Water and Volatiles in the Outer Solar System
journal contributionposted on 2018-07-23, 15:29 authored by O. Grasset, J. Castillo-Rogez, T. Guillot, L. N. Fletcher, F. Tosi
Space exploration and ground-based observations have provided outstanding evidence of the diversity and the complexity of the outer solar system. This work presents our current understanding of the nature and distribution of water and water-rich materials from the water snow line to the Kuiper Belt. This synthesis is timely, since a thorough exploration of at least one object in each region of the outer solar system has now been achieved. Next steps, starting with the Juno mission now in orbit around Jupiter, will be more focused on understanding the processes at work than on describing the general characteristics of each giant planet systems. This review is organized in three parts. First, the nature and the distribution of water and volatiles in giant and intermediary planets are described from their inner core to their outer envelopes. A special focus is given to Jupiter and Saturn, which are much better understood than the two ice giants (Uranus and Neptune) thanks to the Galileo and Cassini missions. Second, the icy moons will be discussed. Space missions and ground-based observations have revealed the variety of icy surfaces in the outer system. While Europa, Enceladus, and maybe Titan present past or even active tectonic and volcanic activities, many other moons have been dead worlds for more than 3 billion years. Ice compositions found at these bodies are also complex and it is now commonly admitted that icy surfaces are never composed of pure ices. A detailed review of the distribution of non-ice materials on the surfaces and in the tenuous atmospheres of the moons is proposed, followed by a more focused discussion on the nature and the characteristics of the liquid layers trapped below the cold icy crusts that have been suggested in the icy Galilean moons, and in Enceladus, Dione, and Titan at Saturn. Finally, the recent observations collected by Dawn at Ceres and New Horizons at Pluto, as well as the state of knowledge of other transneptunian objects, are summarized, and complete this overview of the nature and distribution of ice-rich material in the outer solar system.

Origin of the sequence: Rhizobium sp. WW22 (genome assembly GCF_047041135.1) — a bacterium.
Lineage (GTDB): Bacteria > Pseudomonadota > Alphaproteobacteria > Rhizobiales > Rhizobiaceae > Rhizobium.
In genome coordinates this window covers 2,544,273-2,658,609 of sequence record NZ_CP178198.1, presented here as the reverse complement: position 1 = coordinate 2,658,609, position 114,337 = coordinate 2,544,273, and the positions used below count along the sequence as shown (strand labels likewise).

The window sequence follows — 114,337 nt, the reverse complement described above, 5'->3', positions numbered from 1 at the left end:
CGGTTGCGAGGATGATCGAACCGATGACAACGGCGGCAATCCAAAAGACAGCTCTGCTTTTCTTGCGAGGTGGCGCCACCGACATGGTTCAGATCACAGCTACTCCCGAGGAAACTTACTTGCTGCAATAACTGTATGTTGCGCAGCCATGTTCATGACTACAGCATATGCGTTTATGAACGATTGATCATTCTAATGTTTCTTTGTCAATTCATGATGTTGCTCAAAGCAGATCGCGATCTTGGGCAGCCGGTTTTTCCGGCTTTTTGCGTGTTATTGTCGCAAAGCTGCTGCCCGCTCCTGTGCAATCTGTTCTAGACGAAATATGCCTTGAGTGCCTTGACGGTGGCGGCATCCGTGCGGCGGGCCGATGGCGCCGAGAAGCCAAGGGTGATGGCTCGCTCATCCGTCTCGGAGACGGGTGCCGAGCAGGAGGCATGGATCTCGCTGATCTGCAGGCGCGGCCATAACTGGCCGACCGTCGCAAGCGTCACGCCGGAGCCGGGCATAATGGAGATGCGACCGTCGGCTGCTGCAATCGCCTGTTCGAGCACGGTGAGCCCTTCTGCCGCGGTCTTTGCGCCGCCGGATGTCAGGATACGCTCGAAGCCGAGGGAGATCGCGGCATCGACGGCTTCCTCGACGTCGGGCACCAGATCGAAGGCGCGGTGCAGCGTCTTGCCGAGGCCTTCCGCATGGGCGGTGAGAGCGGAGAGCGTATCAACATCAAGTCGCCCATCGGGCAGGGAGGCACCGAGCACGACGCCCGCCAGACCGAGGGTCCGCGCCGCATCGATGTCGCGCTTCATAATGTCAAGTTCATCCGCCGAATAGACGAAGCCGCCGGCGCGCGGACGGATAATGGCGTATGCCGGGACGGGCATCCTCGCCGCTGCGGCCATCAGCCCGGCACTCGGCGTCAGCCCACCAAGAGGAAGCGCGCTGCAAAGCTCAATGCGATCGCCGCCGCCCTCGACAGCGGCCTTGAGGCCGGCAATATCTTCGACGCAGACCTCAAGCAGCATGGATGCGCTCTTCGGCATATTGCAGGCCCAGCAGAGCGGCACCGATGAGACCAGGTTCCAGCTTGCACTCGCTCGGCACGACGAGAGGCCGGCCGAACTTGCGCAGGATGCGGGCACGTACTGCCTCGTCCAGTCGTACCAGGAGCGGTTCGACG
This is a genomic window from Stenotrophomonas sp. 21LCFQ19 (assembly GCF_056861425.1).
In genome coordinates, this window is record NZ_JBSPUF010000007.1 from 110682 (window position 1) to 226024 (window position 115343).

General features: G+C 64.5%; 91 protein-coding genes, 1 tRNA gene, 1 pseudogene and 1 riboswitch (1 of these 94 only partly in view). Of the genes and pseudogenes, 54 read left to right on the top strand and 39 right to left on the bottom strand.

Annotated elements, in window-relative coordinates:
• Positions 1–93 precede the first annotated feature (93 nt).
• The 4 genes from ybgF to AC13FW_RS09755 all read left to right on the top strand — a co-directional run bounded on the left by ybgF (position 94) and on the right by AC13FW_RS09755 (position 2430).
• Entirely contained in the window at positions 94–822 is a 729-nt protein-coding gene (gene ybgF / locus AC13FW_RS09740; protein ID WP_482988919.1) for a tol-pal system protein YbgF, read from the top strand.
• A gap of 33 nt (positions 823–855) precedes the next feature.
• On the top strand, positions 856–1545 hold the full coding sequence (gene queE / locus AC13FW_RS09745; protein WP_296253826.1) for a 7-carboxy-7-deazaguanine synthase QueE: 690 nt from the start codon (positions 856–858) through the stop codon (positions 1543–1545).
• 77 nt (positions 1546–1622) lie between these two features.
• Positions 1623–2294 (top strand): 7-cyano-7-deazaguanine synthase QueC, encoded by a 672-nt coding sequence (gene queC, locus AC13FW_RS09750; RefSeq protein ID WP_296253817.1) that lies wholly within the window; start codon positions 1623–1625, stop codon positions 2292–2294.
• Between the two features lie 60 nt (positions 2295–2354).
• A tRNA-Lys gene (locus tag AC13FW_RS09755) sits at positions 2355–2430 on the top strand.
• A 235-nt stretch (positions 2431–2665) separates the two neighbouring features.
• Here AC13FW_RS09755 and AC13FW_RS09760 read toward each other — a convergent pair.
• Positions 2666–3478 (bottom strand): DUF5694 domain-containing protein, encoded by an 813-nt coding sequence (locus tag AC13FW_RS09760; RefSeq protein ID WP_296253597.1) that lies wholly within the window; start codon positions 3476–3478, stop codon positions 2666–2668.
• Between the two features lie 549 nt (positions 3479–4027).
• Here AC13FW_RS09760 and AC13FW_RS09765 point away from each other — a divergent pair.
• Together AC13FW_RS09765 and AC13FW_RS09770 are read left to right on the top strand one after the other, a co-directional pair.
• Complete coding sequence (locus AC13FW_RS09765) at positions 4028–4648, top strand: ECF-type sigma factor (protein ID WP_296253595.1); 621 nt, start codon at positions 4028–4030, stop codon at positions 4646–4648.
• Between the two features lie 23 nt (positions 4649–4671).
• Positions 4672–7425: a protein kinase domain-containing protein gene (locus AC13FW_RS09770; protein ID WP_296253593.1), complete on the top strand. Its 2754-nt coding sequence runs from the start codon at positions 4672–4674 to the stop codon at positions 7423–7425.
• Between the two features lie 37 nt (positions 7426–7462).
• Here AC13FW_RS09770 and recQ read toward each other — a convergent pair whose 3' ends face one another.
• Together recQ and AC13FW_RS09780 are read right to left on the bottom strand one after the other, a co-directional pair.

CitationSpace Science Reviews, 2017, 212 (1-2), pp. 835-875 (41)
Author affiliation/Organisation/COLLEGE OF SCIENCE AND ENGINEERING/Department of Physics and Astronomy
- AM (Accepted Manuscript)
Published inSpace Science Reviews
PublisherSpringer Verlag (Germany)
NotesThe file associated with this record is under embargo until 12 months after publication, in accordance with the publisher's self-archiving policy. The full text may be available through the publisher links provided above.
Science & TechnologyPhysical SciencesAstronomy & AstrophysicsWater and volatilesGiant and Intermediate planetsGiant moons and small bodiesChemistry and PhysicsINFRARED MAPPING SPECTROMETERGALILEO ULTRAVIOLET SPECTROMETERISO-SWS OBSERVATIONSKUIPER-BELT OBJECTSCARBON-DIOXIDE ATMOSPHERENEUTRAL MASS-SPECTROMETERTRANS-NEPTUNIAN OBJECTSSATURNS ICY SATELLITESHYDRATED SALT MINERALSGIANT PLANET FORMATION